Our strategy to build dual power must be oriented around the idea of concentric social interactions. Commitment towards a political idea is engendered through increasing the number and intensity of relationships sharing similar dynamics. This can help explain the paradox of how such broad based organizations like Moveon.org can wield so little actually power. Movements that fail to build institutions that people interact on a consistent basis have small returns on the limited investment of their members.
The literal construction dual power necessitates an understanding of the how power is exercised by different institutions in society. The first step is identifying the fundamental actors in each institution and how they are related. Next we have to envision our own institutions framing new dynamics between these fundamental actors. Each new relationship someone has with our revolutionary movement, the more invested they become in the idea of social transformation.
Dual Power in Chicago: Where to Begin
In Chicago, the first decision to make about organizing is geographic, where to begin. Chicago has many rich and diverse neighborhoods, but the most fundamental units of government are the city wards. City Council is composed of alderman from each ward, with a mayor elected from an at-large vote every four years. While neighborhoods often overlap with wards, to be politically relevant we have to work on the level of the ward. Politically, our goal must be to build a directly democratic institution alongside the representative aldermanic one, essentially creating a revolutionary democratic ward assembly to replace the dynamic between alderman and constituent.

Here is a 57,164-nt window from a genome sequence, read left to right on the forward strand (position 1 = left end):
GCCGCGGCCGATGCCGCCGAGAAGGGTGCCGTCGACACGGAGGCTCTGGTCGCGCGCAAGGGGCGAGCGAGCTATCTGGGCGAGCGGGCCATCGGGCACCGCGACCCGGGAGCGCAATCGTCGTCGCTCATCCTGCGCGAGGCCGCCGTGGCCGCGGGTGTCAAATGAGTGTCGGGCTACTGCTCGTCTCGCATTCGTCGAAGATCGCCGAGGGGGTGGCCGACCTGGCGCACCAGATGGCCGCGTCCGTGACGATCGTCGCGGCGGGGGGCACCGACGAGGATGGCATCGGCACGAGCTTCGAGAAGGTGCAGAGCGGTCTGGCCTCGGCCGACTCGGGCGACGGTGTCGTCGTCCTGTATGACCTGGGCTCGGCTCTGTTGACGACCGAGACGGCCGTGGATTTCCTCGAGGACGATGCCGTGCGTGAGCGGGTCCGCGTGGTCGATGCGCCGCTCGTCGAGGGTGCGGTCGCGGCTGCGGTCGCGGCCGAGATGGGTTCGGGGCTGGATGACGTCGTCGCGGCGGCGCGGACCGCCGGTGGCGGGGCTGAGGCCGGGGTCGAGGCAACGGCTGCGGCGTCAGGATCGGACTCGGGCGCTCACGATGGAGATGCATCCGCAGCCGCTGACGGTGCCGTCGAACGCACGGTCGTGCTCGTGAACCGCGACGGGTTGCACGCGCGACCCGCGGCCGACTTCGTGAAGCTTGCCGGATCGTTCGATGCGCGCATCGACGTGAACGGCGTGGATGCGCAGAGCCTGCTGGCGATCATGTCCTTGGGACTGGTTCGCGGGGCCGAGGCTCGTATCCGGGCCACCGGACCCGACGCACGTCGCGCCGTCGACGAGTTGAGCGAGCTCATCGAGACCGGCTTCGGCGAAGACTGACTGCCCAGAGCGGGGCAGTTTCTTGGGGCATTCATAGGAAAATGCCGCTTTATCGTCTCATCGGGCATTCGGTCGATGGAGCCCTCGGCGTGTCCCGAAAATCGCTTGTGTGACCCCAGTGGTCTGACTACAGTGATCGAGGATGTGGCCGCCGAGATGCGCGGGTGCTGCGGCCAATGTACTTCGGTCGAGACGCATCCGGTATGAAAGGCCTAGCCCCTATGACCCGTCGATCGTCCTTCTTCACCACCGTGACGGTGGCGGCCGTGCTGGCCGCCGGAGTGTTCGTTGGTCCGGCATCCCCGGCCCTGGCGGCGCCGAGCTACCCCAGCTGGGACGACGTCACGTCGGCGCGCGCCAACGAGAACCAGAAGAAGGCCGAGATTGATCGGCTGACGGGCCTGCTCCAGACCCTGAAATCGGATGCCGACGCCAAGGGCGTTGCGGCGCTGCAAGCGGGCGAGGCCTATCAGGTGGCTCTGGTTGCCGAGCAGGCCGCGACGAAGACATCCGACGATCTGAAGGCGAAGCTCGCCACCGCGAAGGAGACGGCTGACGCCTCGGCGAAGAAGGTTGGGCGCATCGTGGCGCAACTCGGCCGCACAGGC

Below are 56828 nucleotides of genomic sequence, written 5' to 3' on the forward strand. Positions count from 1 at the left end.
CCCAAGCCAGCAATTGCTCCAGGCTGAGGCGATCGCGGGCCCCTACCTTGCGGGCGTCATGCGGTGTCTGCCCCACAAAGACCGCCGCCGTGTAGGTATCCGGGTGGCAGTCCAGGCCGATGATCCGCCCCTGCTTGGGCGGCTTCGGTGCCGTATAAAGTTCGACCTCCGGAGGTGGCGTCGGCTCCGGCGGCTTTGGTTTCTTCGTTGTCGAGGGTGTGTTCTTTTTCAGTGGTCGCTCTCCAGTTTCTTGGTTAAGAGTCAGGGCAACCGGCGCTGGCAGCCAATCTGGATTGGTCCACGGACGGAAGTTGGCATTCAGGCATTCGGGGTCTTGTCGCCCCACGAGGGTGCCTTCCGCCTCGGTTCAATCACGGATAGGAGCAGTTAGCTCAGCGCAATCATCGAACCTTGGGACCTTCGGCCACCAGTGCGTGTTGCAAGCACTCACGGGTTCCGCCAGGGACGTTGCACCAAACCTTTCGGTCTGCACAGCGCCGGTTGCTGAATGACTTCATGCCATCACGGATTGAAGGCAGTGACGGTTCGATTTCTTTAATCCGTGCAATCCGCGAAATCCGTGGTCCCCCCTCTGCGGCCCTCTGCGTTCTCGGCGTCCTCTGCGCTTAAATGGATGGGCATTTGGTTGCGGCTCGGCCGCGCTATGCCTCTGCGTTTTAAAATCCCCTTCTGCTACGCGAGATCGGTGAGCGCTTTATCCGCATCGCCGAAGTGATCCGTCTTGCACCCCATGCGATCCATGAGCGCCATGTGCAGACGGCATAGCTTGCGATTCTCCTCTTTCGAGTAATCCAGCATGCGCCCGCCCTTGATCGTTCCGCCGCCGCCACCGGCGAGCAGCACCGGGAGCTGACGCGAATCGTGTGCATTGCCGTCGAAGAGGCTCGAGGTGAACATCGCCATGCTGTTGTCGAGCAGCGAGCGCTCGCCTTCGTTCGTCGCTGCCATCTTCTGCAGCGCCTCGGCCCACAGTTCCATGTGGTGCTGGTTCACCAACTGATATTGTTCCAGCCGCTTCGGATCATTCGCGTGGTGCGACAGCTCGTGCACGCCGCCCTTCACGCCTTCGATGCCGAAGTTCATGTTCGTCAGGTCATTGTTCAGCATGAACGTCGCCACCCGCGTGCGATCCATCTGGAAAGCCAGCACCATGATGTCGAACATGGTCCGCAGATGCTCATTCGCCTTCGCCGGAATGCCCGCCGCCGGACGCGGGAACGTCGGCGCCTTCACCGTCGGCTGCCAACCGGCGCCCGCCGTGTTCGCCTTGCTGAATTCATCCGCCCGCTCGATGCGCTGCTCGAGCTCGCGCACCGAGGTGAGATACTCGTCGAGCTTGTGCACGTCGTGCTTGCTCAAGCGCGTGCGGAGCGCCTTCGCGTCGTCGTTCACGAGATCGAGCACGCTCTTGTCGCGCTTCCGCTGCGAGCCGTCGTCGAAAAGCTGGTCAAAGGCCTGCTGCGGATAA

Chicago’s political realities and the privileges and powers yielded to the aldermen and mayor necessitate a nuanced approach to building dual power. Although our goal is to transform our City Council, and eventually our country, we have to build institutions in ways that won’t overstep our resources. Taking on an alderman connected to Mayor Daley without adequate preparation would not only lead to an embarrassing defeat but also alienate many potential supporters who can’t afford to alienate the Mayor and his allies without having alternatives already in place.
The solution: Ward based organizations whose identity and membership are built through economic, social and other dual power institutions. Applying the concept of concentric interactions, we can build revolutionary power without immediately confronting the power of the aldermen. Under the economic institution of capitalism, the basic actors are producers and consumers, with their relations determined by individual market transactions. Challenging capitalism using a dual power approach means organizing consumers and producers to act collectively. Dual power applied within this context would have our ward organizations creating purchasing cooperatives, building institutions that could eventually replace their capitalist counterparts (Sam’s club, Costco etc.) Consumption of services like childcare, healthcare, as well as education can also be reorganized into cooperative alternative institutions. Similarly changing the context of production in our society would necessitate not only organizing unions to balance the power of management, but engaging in entrepreneurship and employee ownership to change the dynamics of ownership and management altogether.